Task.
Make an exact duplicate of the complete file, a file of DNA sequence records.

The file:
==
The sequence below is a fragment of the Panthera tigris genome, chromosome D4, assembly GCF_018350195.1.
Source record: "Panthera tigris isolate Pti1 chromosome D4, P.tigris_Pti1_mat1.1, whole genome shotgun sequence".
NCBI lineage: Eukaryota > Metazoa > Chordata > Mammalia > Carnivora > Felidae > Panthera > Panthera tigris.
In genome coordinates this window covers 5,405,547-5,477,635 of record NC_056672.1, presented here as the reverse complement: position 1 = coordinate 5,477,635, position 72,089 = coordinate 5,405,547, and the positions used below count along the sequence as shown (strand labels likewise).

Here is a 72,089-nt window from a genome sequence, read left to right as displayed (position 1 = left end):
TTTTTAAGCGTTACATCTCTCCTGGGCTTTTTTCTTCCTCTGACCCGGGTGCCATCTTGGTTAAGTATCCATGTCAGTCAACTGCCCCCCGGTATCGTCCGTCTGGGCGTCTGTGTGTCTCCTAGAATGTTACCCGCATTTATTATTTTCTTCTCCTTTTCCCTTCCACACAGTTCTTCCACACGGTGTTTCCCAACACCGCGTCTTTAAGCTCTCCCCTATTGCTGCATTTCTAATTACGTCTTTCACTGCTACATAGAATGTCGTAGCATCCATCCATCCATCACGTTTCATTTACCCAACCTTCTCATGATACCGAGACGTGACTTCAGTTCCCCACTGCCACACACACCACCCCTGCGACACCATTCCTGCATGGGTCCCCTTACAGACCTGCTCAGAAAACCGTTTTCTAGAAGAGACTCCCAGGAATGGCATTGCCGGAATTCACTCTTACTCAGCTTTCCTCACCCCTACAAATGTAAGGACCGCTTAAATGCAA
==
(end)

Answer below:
The sequence below is a fragment of the Panthera tigris genome, chromosome D4, assembly GCF_018350195.1.
Source record: "Panthera tigris isolate Pti1 chromosome D4, P.tigris_Pti1_mat1.1, whole genome shotgun sequence".
NCBI lineage: Eukaryota > Metazoa > Chordata > Mammalia > Carnivora > Felidae > Panthera > Panthera tigris.
In genome coordinates this window covers 5,405,547-5,477,635 of record NC_056672.1, presented here as the reverse complement: position 1 = coordinate 5,477,635, position 72,089 = coordinate 5,405,547, and the positions used below count along the sequence as shown (strand labels likewise).

Here is a 72,089-nt window from a genome sequence, read left to right as displayed (position 1 = left end):
TTTTTAAGCGTTACATCTCTCCTGGGCTTTTTTCTTCCTCTGACCCGGGTGCCATCTTGGTTAAGTATCCATGTCAGTCAACTGCCCCCCGGTATCGTCCGTCTGGGCGTCTGTGTGTCTCCTAGAATGTTACCCGCATTTATTATTTTCTTCTCCTTTTCCCTTCCACACAGTTCTTCCACACGGTGTTTCCCAACACCGCGTCTTTAAGCTCTCCCCTATTGCTGCATTTCTAATTACGTCTTTCACTGCTACATAGAATGTCGTAGCATCCATCCATCCATCACGTTTCATTTACCCAACCTTCTCATGATACCGAGACGTGACTTCAGTTCCCCACTGCCACACACACCACCCCTGCGACACCATTCCTGCATGGGTCCCCTTACAGACCTGCTCAGAAAACCGTTTTCTAGAAGAGACTCCCAGGAATGGCATTGCCGGAATTCACTCTTACTCAGCTTTCCTCACCCCTACAAATGTAAGGACCGCTTAAATGCAA